So part of my “catch up while husband is overseas” plan involved writing 5 reviews per day but since that took roughly 100 years last night I decided to shoot for a more reasonable three. I am also going to try and find common threads between my reviews so it makes a bit more sense.
All of the below reviews are “true stories” but I only needed one to check off the True Story Bingo square-
CBR Bingo: True Story
The Trial of Lizzie Borden, Cara Robertson
Lizzie Borden took an axe.
And gave her mother forty whacks.
When she saw what she had done.
She gave her father forty-one.
I didn’t know much about Lizzie Borden before Cara Robertson’s focus on the trial surrounding the murder of her father and step mother; I actually didn’t realize the “mother” was her father’s second wife and their poor relationship goes a long way to explaining Borden’s possible motive. Robertson does a decent job of staying impartial so it is up to the reader to play the role of jury (of course if you’re a woman you couldn’t have been on Lizzie’s jury because patriarchy).
“The notion that a crime could be clearly gendered was rooted in European models of criminology, but such models of criminality struggled to account for a female criminal. Within the prevailing models of the human mind, women were seen as somewhat less evolved than men and with a corresponding lack of rational control over their actions—barely protected from their underlying degeneracy by male control, especially over their sexuality.”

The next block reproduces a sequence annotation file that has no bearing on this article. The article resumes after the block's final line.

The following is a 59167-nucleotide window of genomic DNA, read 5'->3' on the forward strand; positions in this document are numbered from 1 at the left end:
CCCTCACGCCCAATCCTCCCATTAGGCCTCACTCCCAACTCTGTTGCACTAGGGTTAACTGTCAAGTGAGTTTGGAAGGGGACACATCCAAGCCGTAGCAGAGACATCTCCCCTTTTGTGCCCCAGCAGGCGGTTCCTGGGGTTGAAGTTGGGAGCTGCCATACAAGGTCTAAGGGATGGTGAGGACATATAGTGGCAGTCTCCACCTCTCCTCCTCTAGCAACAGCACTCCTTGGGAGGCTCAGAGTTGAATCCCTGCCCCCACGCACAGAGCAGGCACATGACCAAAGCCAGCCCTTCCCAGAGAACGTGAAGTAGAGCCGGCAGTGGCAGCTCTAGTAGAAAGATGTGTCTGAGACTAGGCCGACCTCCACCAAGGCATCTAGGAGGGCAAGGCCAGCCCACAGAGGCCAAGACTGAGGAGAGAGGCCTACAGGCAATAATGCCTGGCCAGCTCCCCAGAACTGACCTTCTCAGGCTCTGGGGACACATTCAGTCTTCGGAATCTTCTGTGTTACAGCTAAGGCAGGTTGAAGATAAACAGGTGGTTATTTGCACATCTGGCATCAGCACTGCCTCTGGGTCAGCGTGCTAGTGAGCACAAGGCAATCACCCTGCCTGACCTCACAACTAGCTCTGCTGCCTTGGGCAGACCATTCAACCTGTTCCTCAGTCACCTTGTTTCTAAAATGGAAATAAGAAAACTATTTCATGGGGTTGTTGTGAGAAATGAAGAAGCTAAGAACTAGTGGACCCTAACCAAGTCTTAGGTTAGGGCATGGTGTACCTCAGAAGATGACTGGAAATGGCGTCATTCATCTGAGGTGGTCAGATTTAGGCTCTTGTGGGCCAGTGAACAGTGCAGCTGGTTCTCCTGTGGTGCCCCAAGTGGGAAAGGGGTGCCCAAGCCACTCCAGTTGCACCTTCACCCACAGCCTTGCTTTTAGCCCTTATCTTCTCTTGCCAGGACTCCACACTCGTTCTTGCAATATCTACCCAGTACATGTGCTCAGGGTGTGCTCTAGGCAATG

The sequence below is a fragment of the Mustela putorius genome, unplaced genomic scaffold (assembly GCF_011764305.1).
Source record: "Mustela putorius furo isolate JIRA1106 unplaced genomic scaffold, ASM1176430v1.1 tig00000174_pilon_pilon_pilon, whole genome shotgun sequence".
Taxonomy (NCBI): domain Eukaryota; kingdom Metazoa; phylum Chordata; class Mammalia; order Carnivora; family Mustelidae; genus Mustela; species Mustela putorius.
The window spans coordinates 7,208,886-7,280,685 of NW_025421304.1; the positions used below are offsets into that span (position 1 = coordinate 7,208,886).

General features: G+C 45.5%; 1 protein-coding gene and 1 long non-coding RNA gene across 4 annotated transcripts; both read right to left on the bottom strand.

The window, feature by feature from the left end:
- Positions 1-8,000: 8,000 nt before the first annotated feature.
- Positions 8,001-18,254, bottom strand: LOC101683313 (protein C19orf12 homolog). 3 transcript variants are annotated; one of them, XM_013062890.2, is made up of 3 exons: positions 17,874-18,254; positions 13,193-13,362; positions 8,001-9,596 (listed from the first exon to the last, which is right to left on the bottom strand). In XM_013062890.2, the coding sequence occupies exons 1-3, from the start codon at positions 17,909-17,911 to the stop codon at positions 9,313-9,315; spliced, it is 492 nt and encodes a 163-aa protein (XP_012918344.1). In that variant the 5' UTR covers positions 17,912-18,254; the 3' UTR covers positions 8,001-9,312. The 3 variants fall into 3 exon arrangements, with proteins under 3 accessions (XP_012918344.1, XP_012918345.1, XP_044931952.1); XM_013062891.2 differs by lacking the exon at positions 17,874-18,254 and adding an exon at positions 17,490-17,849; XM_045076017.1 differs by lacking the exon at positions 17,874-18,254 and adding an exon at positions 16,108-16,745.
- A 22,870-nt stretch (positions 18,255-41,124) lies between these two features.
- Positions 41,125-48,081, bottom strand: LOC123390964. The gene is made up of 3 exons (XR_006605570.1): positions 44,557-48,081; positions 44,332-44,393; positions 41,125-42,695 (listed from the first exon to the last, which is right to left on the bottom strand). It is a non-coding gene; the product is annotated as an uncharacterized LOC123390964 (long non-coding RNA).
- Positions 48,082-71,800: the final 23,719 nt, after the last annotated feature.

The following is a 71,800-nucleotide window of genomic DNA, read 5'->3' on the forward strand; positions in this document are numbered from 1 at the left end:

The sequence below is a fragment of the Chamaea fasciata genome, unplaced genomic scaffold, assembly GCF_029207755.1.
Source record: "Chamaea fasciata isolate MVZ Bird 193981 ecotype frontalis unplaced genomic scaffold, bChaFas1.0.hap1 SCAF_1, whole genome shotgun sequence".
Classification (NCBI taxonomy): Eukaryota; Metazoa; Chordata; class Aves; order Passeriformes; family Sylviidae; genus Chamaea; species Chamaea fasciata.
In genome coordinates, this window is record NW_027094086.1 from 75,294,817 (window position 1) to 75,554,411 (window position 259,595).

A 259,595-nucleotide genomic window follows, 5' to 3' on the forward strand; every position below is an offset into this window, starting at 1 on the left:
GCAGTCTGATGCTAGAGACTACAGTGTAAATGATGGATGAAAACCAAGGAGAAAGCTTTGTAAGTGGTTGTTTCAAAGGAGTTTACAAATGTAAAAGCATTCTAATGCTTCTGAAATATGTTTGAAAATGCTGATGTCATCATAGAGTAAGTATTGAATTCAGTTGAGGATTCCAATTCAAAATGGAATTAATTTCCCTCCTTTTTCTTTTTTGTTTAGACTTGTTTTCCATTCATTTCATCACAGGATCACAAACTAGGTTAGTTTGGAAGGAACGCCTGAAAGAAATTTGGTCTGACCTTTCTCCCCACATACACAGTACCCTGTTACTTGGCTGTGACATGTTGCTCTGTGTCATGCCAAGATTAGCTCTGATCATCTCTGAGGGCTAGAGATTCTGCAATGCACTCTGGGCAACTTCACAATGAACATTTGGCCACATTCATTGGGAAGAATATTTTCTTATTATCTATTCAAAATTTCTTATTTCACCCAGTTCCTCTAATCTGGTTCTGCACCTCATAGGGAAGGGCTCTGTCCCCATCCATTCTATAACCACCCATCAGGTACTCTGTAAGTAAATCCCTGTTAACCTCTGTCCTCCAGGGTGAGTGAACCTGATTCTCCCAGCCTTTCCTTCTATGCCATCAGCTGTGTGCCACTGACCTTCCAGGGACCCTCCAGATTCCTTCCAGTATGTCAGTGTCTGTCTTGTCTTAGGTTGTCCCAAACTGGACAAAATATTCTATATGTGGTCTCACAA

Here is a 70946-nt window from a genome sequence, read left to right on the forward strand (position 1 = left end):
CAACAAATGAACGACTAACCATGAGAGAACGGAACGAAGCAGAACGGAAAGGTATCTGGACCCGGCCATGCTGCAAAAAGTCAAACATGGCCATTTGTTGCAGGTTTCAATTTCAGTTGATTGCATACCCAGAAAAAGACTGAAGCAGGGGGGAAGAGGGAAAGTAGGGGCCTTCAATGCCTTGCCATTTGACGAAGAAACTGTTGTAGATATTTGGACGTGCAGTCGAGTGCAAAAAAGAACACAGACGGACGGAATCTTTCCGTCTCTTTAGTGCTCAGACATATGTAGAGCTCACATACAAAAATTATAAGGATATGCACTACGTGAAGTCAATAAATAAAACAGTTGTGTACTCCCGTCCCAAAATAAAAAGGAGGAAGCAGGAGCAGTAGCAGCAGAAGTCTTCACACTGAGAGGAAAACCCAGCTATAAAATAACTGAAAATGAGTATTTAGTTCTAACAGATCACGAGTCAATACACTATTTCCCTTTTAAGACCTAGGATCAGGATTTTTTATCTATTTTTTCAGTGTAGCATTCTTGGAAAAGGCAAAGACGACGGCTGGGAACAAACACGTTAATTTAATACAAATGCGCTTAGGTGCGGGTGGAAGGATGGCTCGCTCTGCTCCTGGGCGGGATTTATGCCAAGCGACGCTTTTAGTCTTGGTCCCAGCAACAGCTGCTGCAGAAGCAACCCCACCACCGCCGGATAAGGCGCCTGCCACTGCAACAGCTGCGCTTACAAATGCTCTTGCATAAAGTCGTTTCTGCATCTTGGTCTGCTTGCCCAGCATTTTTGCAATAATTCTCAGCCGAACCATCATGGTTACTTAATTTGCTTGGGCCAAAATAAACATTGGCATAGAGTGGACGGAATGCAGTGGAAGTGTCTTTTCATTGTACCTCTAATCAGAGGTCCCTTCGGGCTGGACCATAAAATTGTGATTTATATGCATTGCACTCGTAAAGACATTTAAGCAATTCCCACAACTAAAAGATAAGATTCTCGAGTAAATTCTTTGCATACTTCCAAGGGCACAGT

Robertson touches on Lizzie’s upbringing and home life before delving into the murders and trial. She presents the circumstantial evidence that was presented at the trial like Lizzie burning a dress shortly after the murders and her sending the maid home so no one but Lizzie and her parents were home during the murders. At a time when there were no forensic scientists and Watson & Crick weren’t even a twinkle in their fathers’ eye it came down to one simple thing- women in Lizzie Borden’s social class did not kill people. And with that, she was acquitted in less than two hours.
I’ll be honest, I find it highly unlikely that Lizzie was innocent and I don’t think you can blame her period for why she did it.
CBR Bingo: Science!
Masters of Sex: The Life and Times of William Masters and Virginia Johnson, the Couple Who Taught America How to Love, Thomas Maier
Let’s talk about SEX baby!
“For nearly a decade, their secret remained safe. Rumors of a lab study devoted to sex, operating in the heart of St. Louis, never appeared on television or radio or in print. As a personal favor to Masters, St. Louis Globe-Democrat publisher Richard Amberg vowed his daily newspaper wouldn’t breathe a word to its readers. The city’s other competing paper, owned by Pulitzer, stayed mum. Reporters for the Associated Press and United Press International, the two wire services beaming scoops across the world, also knew of this sensational human experiment but refused to say anything to the American public.”